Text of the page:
Modern Socialism: As Set Forth by Socialists in Their Speeches, Writings, and Programmes

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Robert Charles Kirkwood Ensor
1904
 

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Page 37 - ... sweeps away by force the old conditions of production, then it will, along with these conditions, have swept away the conditions for the existence of class antagonisms and of classes generally, and will thereby have abolished its own supremacy as a class. In...
Page 36 - Of course, in the beginning this cannot be effected except by means of despotic inroads on the rights of property and on the conditions of bourgeois production...
Page 92 - The property which every man has in his own labour, as it is the original foundation of all other property, so it is the most sacred and inviolable. The patrimony of a poor man lies in the strength and dexterity of his hands; and to hinder him from employing this strength and dexterity in what manner he thinks proper without injury to his neighbour, is a plain violation of this most sacred property.
Page 35 - The proletariat will use its political supremacy to wrest, by degrees, all capital from the bourgeoisie, to centralize all instruments of production in the hands of the state, ie, of the proletariat organized as the ruling class, and to increase the total of productive forces as rapidly as possible.
Page 36 - State 7. Extension of factories and instruments of production owned by the State; the bringing into cultivation of waste lands, and the improvement of the soil generally in accordance with a common plan 8. Equal liability of all to labor. Establishment of industrial armies, especially for agriculture 9. Combination of agriculture with manufacturing industries : gradual abolition of the distinction between town and country, by a more equable distribution of the population over the country 10.
Page 16 - Modern Socialism is nothing but the reflex, in thought, of this conflict in fact; its ideal reflection in the minds, first, of the class directly suffering under it, the working class.
Page 36 - Abolition of property in land and application of all rents of land to public purposes. 2. A heavy progressive or graduated income tax. 3. Abolition of all rights of inheritance. 4. Confiscation of the property of all emigrants * and rebels. 5. Centralization of credit in the hands of the State, by means of a national bank with State capital and an exclusive monopoly. 6. Centralization of the means of communication and transport in the hands of the State.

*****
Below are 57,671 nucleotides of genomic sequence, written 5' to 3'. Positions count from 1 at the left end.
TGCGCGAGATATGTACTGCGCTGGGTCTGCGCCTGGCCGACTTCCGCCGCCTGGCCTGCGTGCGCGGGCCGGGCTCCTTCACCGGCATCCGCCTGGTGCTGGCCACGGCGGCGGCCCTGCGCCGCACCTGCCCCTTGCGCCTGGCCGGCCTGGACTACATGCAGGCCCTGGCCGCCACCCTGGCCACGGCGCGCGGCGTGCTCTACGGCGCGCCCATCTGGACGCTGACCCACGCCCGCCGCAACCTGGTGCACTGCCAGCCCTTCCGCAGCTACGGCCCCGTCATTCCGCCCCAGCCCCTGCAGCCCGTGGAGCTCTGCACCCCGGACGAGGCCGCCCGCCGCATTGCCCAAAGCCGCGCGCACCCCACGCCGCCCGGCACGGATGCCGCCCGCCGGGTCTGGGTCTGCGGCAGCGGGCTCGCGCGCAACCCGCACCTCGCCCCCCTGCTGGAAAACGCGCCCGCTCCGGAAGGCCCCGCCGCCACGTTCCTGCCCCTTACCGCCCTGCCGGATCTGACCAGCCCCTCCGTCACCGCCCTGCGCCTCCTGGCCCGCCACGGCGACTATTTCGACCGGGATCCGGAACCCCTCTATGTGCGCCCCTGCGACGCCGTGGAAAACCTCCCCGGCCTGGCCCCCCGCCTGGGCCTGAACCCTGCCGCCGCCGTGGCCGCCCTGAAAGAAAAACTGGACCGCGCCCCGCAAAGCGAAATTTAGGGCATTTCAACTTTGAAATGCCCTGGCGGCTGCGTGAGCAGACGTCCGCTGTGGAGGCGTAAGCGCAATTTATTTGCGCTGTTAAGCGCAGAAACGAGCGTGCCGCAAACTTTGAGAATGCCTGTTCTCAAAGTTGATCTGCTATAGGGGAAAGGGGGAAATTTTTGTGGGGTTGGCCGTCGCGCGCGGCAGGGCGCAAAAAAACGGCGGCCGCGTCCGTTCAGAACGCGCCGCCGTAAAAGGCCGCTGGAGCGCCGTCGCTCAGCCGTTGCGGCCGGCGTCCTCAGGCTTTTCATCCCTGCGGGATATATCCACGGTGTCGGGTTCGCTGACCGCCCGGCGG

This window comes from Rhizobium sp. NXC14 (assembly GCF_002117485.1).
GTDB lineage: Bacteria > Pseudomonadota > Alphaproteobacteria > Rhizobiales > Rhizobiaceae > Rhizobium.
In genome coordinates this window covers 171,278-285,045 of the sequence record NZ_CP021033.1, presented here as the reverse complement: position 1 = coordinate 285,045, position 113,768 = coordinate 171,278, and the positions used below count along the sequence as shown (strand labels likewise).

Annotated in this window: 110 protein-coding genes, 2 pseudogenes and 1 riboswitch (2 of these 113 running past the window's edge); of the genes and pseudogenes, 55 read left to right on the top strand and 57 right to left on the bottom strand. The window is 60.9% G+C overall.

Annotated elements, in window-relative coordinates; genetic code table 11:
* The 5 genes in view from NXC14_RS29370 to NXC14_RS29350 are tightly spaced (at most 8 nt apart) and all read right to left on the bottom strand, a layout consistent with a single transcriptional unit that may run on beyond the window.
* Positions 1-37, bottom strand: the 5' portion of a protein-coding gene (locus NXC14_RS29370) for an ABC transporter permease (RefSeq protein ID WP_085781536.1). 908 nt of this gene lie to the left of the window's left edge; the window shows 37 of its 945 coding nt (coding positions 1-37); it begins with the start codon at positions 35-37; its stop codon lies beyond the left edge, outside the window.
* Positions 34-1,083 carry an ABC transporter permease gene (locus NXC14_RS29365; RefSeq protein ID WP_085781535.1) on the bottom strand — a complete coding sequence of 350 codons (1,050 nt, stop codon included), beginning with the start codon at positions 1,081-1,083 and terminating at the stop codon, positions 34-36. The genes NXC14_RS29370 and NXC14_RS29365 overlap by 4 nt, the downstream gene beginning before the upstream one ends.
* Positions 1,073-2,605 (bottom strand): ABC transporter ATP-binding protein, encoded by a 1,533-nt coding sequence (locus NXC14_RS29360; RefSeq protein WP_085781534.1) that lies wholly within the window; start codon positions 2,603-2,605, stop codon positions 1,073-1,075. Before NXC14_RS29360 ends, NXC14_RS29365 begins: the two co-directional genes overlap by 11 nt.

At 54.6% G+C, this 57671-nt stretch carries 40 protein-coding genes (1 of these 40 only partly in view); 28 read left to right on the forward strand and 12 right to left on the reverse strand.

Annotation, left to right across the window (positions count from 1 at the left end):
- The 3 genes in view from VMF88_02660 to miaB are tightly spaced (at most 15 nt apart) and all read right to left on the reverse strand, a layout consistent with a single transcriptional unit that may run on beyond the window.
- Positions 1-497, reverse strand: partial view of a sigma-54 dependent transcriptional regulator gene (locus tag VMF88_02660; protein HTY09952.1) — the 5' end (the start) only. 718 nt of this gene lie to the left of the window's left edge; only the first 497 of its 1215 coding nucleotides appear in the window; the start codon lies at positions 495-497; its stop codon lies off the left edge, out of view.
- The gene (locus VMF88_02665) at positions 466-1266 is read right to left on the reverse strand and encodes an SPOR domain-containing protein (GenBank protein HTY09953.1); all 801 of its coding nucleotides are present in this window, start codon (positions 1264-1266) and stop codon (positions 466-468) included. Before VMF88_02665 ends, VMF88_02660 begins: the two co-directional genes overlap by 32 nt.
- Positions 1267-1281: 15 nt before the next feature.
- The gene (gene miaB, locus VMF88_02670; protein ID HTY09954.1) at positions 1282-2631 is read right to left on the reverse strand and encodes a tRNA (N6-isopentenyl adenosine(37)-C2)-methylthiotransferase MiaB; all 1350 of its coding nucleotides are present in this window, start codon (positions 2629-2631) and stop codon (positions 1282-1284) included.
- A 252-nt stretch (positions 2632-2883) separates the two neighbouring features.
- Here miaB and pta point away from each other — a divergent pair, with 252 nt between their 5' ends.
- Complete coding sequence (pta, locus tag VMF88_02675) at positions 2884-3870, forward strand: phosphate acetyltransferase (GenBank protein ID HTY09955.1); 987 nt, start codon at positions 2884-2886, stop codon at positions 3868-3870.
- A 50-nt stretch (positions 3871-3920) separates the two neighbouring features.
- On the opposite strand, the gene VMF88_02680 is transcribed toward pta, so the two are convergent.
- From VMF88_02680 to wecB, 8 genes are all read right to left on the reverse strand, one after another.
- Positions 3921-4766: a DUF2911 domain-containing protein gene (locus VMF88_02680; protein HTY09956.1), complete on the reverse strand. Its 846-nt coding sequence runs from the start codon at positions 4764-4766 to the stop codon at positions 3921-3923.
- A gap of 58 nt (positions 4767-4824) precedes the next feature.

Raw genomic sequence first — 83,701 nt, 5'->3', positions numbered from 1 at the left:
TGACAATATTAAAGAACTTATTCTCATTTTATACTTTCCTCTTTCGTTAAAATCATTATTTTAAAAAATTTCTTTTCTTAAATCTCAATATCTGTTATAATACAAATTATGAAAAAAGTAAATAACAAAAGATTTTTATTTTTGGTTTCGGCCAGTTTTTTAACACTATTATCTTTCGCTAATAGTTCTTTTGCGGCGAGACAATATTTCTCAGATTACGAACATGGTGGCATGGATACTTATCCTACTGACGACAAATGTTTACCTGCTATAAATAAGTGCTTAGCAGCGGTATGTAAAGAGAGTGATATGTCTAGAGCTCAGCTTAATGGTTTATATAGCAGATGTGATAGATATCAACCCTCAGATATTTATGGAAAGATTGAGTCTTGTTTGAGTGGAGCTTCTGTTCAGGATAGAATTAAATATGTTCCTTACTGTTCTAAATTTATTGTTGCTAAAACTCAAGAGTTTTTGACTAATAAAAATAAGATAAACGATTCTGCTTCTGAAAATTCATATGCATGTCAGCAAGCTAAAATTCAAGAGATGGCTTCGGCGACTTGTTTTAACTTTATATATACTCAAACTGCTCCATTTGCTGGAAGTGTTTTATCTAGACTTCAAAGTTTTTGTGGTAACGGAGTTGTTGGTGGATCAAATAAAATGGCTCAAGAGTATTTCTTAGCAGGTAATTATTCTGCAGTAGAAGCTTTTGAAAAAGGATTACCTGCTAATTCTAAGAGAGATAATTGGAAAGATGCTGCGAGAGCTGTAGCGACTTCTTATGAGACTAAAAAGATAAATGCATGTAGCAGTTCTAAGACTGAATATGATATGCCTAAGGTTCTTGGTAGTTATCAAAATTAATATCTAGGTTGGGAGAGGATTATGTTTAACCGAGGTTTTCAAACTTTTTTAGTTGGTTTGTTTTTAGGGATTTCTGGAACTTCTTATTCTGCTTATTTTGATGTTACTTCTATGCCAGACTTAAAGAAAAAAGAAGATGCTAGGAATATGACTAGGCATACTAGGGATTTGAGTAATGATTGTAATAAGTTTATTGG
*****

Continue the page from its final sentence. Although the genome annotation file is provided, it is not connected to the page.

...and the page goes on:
Page 37 - If the proletariat during its contest with the bourgeoisie is compelled by the force of circumstances to organize itself as a class, if, by means of a revolution, it makes itself the ruling class, and, as such, sweeps away by force the old conditions of production, then it will, along with these conditions, have swept away the conditions for the existence of class antagonisms and of classes generally, and will thereby have abolished its own supremacy as a class.
Page 36 - Nevertheless, in the most advanced countries, the following will be pretty generally applicable : . 1. Abolition of property in land and application of all rents of land to public purposes. 2. A heavy progressive or graduated income tax. 3. Abolition of all right of inheritance. 4. Confiscation of the property of all emigrants and rebels. 5. Centralization of credit in the hands of the state, by means of a national bank with state capital and an exclusive monopoly.
Page 37 - When, in the course of development, class distinctions have disappeared, and all production has been concentrated in the hands of a vast association of the whole nation, the public power will lose its political character. Political power, properly so called, is merely the organised power of one class for oppressing another.

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